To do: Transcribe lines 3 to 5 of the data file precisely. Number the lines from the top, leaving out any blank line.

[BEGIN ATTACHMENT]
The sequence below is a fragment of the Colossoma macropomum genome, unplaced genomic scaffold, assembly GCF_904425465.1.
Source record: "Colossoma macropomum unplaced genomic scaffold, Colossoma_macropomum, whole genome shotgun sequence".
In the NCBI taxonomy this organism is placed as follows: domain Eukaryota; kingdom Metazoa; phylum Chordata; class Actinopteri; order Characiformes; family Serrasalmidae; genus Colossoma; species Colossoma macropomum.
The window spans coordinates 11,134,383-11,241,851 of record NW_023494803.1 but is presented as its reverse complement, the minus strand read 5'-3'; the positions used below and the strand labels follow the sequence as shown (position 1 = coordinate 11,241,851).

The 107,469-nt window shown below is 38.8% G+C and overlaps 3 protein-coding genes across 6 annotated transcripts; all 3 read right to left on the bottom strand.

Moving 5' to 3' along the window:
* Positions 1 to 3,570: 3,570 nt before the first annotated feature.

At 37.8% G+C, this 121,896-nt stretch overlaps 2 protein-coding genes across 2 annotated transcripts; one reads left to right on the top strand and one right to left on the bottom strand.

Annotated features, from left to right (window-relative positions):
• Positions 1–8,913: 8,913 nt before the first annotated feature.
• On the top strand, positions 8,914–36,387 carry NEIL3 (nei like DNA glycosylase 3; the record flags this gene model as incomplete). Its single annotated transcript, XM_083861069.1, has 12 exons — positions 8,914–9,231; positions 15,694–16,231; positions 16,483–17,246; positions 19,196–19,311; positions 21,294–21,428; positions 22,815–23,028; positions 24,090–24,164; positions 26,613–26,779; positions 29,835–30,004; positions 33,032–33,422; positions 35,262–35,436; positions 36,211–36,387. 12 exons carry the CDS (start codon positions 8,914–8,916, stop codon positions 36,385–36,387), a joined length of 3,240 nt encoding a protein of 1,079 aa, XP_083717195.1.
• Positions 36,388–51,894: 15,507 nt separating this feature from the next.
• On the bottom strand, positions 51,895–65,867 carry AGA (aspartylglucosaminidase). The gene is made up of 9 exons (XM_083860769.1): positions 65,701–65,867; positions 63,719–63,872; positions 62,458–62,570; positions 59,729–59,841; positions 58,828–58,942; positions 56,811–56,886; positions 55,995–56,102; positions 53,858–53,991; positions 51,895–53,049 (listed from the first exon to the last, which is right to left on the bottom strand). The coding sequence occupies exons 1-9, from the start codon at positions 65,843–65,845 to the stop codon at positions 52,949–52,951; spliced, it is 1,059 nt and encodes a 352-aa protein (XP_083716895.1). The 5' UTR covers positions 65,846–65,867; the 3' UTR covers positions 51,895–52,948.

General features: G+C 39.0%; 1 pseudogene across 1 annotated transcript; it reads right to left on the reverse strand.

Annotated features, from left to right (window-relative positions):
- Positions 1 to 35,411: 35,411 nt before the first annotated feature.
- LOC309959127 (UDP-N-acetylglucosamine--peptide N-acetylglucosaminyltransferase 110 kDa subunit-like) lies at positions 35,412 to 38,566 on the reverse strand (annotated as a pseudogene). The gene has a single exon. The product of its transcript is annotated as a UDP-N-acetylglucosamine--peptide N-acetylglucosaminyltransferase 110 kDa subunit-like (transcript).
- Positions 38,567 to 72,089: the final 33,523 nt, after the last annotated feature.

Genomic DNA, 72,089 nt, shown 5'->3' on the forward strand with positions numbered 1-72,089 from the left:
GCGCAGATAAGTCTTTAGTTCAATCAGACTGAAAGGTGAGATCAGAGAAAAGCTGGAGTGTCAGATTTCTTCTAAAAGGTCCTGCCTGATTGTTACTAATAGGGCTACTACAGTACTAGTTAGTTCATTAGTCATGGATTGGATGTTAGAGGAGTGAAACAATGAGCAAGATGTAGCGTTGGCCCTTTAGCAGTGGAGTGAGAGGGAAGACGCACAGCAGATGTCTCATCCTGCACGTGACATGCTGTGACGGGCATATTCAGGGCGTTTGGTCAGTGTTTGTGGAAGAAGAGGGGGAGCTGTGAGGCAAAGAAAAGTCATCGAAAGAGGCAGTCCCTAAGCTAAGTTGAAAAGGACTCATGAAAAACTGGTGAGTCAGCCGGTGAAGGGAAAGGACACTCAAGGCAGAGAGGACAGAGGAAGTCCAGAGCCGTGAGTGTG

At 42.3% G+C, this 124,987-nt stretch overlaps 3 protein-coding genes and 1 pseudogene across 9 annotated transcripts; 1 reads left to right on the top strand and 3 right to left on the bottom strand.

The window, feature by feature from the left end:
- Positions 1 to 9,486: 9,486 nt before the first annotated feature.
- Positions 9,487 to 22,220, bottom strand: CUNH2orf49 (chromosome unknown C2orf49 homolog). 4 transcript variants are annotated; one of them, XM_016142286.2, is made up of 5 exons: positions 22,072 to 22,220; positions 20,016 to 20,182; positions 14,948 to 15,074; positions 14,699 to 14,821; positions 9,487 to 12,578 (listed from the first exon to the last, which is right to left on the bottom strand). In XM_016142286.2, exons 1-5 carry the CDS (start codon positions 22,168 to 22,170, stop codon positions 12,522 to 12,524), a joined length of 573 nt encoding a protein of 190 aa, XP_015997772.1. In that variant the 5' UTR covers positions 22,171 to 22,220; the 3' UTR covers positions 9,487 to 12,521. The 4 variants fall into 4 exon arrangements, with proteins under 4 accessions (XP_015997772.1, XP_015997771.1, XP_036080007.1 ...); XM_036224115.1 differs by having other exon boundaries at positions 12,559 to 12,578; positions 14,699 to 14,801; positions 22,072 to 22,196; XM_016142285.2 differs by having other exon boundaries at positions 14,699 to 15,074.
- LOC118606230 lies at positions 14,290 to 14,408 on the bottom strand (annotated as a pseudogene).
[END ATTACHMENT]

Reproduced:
In the NCBI taxonomy this organism is placed as follows: domain Eukaryota; kingdom Metazoa; phylum Chordata; class Actinopteri; order Characiformes; family Serrasalmidae; genus Colossoma; species Colossoma macropomum.
The window spans coordinates 11,134,383-11,241,851 of record NW_023494803.1 but is presented as its reverse complement, the minus strand read 5'-3'; the positions used below and the strand labels follow the sequence as shown (position 1 = coordinate 11,241,851).

The 107,469-nt window shown below is 38.8% G+C and overlaps 3 protein-coding genes across 6 annotated transcripts; all 3 read right to left on the bottom strand.